Consumer Behaviour
• 6 minute read

Taking Customer Service to the Next Level

Lai, John Hon-weng

To compete and survive in today’s service industry, leaders need to think outside the mentality of “one size fits all”, as research by CUHK Business School reveals

By Mabel Sieh and Jaymee Ng, China Business Knowledge @ CUHK

What makes one buy so much from one shop but not the others, especially when the market is full of similar quality products? As consumers ourselves, we know that good customer service is key in attracting and maintaining customers. But, how good is good enough?

Standardization and personalization are two approaches in customer services. Many international retail companies are adopting standardized service operations in order to increase efficiency and reduce costs in their businesses. However, as our world is shifting from a manufacturing economy to a service and knowledge economy, one size may not fit all, anymore. Industry leaders need to step up their game by offering innovative customer services.

This has been the subject taken on by Dr. John Lai from The Chinese University of Hong Kong (CUHK) Business School. His research entitled “Does standardized service fit all? : Novel service encounter in frontline employee-customer interface” explores the nature of novel service encounter, referring to frontline employees’ creativity and innovation when interacting with customers. The study was conducted in collaboration with Prof. Steven Lui, Associate Professor at the University at the New South Wales Business School and Prof. Alice Hon, Associate Professor at the Hong Kong Polytechnic University.

“A standardized service does not fit every situation today. Improvisation by frontline employees at the service encounter is crucial to innovation, and,” says Dr. John Lai, Senior Lecturer and Co-director of Master of Science in Management (MiM) programme at CUHK Business School.

The Study

For the purpose of the study, the researchers developed an observation template and collected data from multiple sources by conducting interviews, surveys and field observations.

The data were collected from a large international apparel retailer operates in Hong Kong and Mainland China, which had just undergone a major brand revamp. “The firm has adopted bold and innovative training strategies to revitalize its brand. These factors make the company an especially fitting choice for a service innovation study,” says Dr. Lai.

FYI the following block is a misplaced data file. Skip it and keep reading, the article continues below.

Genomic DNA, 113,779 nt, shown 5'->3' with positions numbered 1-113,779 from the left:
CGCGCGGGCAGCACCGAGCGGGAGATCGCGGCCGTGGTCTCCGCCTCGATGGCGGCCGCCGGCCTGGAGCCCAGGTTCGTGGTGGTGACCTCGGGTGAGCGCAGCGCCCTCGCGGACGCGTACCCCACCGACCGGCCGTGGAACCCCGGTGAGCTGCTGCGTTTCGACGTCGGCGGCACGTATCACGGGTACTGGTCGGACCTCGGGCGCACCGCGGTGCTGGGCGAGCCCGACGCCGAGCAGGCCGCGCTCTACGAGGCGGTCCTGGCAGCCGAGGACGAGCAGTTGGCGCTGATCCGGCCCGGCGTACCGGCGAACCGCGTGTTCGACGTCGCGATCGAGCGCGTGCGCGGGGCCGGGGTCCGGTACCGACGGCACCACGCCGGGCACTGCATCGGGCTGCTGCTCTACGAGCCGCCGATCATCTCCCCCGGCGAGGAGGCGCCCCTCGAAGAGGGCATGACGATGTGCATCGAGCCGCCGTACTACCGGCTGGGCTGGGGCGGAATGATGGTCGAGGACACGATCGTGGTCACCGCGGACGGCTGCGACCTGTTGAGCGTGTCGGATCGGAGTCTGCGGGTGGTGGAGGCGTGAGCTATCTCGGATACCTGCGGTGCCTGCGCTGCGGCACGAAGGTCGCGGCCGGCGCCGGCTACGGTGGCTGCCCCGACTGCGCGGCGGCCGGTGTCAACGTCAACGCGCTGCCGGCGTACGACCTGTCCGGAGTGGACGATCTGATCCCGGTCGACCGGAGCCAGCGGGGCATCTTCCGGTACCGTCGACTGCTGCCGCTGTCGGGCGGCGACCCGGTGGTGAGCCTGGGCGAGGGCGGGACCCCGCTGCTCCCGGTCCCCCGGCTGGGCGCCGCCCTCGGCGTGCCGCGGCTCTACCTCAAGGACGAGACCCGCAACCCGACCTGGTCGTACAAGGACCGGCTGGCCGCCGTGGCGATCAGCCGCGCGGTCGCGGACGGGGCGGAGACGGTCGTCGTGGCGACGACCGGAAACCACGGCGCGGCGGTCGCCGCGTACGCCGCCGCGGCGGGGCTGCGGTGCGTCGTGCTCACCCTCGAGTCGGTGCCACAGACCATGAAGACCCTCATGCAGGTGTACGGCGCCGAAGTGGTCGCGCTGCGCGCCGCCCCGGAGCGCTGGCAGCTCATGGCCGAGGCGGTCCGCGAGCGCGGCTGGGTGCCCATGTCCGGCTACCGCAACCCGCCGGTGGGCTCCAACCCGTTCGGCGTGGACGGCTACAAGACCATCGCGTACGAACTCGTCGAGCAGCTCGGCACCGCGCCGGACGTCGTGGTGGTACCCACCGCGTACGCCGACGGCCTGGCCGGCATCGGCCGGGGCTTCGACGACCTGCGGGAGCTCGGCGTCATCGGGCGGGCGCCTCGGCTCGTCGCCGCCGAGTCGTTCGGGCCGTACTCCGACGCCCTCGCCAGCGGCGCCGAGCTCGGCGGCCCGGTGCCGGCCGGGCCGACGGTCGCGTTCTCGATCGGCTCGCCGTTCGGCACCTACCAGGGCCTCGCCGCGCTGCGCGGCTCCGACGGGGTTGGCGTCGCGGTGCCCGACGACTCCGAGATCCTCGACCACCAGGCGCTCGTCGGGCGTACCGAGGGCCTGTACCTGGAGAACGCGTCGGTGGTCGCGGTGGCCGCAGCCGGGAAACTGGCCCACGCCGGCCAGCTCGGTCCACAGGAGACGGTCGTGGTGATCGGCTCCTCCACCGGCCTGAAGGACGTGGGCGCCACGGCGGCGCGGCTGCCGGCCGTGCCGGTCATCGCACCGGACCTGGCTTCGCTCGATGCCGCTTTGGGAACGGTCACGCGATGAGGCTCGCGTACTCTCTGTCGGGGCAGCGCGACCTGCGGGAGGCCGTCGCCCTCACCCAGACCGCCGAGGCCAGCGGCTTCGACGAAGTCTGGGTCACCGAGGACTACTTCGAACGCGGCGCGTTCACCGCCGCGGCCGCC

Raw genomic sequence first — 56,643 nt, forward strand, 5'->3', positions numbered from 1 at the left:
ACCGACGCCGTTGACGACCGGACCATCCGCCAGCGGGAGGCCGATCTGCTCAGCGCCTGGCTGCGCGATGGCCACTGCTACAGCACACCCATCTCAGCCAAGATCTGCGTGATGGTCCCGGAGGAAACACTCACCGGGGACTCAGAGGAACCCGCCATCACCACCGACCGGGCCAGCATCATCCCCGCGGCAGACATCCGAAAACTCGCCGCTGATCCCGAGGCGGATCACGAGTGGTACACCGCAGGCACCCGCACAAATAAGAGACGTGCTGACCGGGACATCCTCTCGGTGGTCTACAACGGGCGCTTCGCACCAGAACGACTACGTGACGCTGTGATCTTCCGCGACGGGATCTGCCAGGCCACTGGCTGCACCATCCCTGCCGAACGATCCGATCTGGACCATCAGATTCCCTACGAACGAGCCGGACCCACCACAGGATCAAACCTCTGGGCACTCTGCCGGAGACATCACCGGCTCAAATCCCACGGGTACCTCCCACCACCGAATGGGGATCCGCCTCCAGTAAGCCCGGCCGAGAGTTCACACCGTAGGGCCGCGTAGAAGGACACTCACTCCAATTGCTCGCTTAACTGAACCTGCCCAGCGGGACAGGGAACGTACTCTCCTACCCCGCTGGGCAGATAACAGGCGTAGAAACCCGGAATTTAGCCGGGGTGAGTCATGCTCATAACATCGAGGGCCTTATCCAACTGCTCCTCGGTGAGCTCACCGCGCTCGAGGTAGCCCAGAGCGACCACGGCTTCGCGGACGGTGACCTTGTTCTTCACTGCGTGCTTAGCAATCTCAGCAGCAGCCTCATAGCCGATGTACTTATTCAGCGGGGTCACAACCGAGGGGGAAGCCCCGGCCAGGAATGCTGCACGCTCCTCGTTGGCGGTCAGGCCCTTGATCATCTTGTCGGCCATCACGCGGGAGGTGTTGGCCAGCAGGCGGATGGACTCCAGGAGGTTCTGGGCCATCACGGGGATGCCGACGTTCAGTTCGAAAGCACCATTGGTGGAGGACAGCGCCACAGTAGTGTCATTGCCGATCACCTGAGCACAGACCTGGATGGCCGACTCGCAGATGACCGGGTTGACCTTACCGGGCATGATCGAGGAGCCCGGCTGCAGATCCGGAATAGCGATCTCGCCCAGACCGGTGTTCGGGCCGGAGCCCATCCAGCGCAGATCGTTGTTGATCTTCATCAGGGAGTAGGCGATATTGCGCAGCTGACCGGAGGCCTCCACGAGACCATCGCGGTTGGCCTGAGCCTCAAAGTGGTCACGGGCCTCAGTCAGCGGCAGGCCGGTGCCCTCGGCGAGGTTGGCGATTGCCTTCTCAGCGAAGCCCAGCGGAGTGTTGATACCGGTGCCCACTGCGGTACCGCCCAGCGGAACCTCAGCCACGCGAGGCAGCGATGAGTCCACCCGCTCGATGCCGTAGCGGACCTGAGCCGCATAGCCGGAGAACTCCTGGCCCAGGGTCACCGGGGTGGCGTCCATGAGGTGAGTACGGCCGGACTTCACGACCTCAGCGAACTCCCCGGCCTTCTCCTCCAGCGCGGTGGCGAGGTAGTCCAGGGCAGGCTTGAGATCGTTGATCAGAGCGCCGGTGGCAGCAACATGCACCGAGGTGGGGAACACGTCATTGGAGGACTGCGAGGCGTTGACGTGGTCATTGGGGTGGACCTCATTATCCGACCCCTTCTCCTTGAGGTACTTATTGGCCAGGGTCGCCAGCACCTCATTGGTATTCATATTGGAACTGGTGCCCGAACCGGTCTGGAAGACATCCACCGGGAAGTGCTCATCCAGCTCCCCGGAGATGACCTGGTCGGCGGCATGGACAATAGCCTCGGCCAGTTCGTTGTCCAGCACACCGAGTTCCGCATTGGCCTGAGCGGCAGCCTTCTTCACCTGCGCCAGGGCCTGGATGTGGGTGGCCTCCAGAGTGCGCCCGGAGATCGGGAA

The study took place in three stages: The first stage involved interviews with corporate and store managers. The second stage involved field observations measuring the creative acts of frontline employees during service encounters in each shop using the observation template. Finally, the third stage consisted of a survey of shop managers, which measured the adoption of service innovation and key contingencies using standard questionnaire items.

Past research on service innovation largely focused on new products and technologies or even new business practices. What sets their study apart is that it examines the creative process of frontline employees when there are no new practices or products within the business. The researchers believe  staff’s improvisations in dealing with customers can be a vital source of innovation for the entire company.

Defining Innovative Customer Service

So, what defines an innovative customer service? How does it differ from service adaptation to fulfil a customer’s request?

According to past and this research, creative acts are often “unplanned and localized”, meaning that they are simultaneously done by the frontline staff of one specific store to their customers and these actions would not be considered as innovative by another store.

“Creative acts during a service encounter are more than just an adaptation to customer or tourist requests,” Dr. Lai explains. “Being creative means actively anticipating the needs of customers and seeking new solutions, currently unavailable, to address them.”

For example, a standard customer service behaviour may entail the shop staff politely greeting the customer when he or she enters the shop while an innovative staff may greet the customer according to his or her nationalities or even provide holiday greetings. It is not uncommon for shop employees to provide suggestions to customers in fitting. But, offering mix and match advices takes the service to another level and would be considered as an innovative customer service behaviour.